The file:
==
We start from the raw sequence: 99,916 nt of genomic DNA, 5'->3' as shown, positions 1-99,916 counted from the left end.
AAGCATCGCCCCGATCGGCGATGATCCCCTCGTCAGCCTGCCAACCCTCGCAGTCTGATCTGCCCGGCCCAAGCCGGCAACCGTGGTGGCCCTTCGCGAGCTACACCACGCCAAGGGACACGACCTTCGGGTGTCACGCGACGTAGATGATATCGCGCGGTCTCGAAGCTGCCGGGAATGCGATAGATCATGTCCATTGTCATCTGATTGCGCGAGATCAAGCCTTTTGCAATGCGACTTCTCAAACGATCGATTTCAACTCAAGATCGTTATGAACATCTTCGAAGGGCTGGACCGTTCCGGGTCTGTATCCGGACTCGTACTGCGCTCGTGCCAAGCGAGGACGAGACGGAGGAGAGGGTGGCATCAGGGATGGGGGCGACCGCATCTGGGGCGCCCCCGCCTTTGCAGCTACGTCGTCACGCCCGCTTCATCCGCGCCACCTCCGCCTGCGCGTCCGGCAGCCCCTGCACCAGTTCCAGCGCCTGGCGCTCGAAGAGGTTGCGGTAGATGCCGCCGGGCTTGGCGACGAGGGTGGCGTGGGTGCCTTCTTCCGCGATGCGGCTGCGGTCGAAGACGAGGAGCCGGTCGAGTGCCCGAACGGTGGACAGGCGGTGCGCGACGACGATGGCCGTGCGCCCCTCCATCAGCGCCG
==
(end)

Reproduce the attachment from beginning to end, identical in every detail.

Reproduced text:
We start from the raw sequence: 99,916 nt of genomic DNA, 5'->3' as shown, positions 1-99,916 counted from the left end.
AAGCATCGCCCCGATCGGCGATGATCCCCTCGTCAGCCTGCCAACCCTCGCAGTCTGATCTGCCCGGCCCAAGCCGGCAACCGTGGTGGCCCTTCGCGAGCTACACCACGCCAAGGGACACGACCTTCGGGTGTCACGCGACGTAGATGATATCGCGCGGTCTCGAAGCTGCCGGGAATGCGATAGATCATGTCCATTGTCATCTGATTGCGCGAGATCAAGCCTTTTGCAATGCGACTTCTCAAACGATCGATTTCAACTCAAGATCGTTATGAACATCTTCGAAGGGCTGGACCGTTCCGGGTCTGTATCCGGACTCGTACTGCGCTCGTGCCAAGCGAGGACGAGACGGAGGAGAGGGTGGCATCAGGGATGGGGGCGACCGCATCTGGGGCGCCCCCGCCTTTGCAGCTACGTCGTCACGCCCGCTTCATCCGCGCCACCTCCGCCTGCGCGTCCGGCAGCCCCTGCACCAGTTCCAGCGCCTGGCGCTCGAAGAGGTTGCGGTAGATGCCGCCGGGCTTGGCGACGAGGGTGGCGTGGGTGCCTTCTTCCGCGATGCGGCTGCGGTCGAAGACGAGGAGCCGGTCGAGTGCCCGAACGGTGGACAGGCGGTGCGCGACGACGATGGCCGTGCGCCCCTCCATCAGCGCCG